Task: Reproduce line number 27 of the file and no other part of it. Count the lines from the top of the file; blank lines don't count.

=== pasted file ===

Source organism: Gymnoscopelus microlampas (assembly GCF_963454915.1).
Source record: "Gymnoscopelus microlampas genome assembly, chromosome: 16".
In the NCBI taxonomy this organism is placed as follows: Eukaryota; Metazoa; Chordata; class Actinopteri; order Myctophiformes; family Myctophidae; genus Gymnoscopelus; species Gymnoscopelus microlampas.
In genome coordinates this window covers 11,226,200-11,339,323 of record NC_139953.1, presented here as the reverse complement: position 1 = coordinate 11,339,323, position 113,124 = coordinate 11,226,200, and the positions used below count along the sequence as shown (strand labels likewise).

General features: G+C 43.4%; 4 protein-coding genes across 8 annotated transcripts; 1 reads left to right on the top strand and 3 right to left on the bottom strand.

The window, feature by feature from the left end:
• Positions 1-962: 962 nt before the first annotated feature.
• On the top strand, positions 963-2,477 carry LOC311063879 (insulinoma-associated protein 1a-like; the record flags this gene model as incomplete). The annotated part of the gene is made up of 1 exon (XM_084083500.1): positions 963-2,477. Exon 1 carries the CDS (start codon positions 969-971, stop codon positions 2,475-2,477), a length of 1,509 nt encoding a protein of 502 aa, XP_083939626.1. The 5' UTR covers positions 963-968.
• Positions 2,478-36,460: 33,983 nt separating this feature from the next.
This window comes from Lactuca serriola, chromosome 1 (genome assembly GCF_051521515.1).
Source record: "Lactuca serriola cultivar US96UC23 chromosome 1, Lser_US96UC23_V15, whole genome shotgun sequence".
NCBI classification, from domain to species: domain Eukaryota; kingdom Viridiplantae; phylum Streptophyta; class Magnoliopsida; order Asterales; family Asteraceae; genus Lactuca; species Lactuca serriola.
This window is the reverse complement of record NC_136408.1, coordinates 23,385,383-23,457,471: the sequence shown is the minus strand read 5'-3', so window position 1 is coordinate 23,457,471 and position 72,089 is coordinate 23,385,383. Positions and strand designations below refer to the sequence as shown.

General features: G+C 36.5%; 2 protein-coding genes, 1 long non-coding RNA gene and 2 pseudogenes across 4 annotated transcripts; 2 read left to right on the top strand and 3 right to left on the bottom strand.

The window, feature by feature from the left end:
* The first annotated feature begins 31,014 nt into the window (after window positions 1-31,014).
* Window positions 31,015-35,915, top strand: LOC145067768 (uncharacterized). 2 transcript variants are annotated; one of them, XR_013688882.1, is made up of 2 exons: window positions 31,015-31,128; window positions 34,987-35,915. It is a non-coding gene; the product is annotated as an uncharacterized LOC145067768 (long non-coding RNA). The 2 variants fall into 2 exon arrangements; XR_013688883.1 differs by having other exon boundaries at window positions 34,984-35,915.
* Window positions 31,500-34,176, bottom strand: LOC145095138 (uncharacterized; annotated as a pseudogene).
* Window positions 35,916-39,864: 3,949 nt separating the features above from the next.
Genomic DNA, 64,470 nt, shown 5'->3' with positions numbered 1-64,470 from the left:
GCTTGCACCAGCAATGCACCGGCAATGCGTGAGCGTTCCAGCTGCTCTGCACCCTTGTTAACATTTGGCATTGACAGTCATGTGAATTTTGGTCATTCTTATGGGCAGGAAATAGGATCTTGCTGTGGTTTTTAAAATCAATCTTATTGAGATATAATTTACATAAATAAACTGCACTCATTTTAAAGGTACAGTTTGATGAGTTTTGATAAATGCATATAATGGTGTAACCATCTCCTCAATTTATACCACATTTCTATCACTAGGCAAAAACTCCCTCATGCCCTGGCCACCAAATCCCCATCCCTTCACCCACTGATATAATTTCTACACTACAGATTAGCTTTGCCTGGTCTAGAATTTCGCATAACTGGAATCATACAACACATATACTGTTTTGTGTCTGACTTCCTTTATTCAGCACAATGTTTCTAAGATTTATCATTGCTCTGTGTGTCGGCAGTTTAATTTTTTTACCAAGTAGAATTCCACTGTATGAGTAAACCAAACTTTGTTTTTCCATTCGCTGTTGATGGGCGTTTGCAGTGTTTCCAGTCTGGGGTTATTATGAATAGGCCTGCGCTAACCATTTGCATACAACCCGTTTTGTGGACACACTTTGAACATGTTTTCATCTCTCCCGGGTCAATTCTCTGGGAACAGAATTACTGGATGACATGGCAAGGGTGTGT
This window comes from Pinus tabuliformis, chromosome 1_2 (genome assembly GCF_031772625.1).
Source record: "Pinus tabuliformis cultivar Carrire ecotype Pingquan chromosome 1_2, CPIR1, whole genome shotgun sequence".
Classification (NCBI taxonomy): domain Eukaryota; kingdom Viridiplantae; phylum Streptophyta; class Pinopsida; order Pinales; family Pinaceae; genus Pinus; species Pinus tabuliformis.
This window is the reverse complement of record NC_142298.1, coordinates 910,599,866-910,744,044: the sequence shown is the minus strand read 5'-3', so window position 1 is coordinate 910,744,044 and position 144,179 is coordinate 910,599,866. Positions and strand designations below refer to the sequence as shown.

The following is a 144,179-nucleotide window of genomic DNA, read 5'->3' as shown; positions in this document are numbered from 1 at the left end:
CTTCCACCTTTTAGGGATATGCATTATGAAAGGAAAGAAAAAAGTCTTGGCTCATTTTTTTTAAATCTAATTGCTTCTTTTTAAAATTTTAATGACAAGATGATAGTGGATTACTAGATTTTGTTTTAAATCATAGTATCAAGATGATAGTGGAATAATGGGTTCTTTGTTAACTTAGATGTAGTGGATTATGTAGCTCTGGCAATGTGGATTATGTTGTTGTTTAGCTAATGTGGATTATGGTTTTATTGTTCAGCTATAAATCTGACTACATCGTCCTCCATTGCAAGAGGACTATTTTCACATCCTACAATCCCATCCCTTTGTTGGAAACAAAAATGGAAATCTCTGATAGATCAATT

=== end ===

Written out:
CTTCCACCTTTTAGGGATATGCATTATGAAAGGAAAGAAAAAAGTCTTGGCTCATTTTTTTTAAATCTAATTGCTTCTTTTTAAAATTTTAATGACAAGATGATAGTGGATTACTAGATTTTGTTTTAAATCATAGTATCAAGATGATAGTGGAATAATGGGTTCTTTGTTAACTTAGATGTAGTGGATTATGTAGCTCTGGCAATGTGGATTATGTTGTTGTTTAGCTAATGTGGATTATGGTTTTATTGTTCAGCTATAAATCTGACTACATCGTCCTCCATTGCAAGAGGACTATTTTCACATCCTACAATCCCATCCCTTTGTTGGAAACAAAAATGGAAATCTCTGATAGATCAATT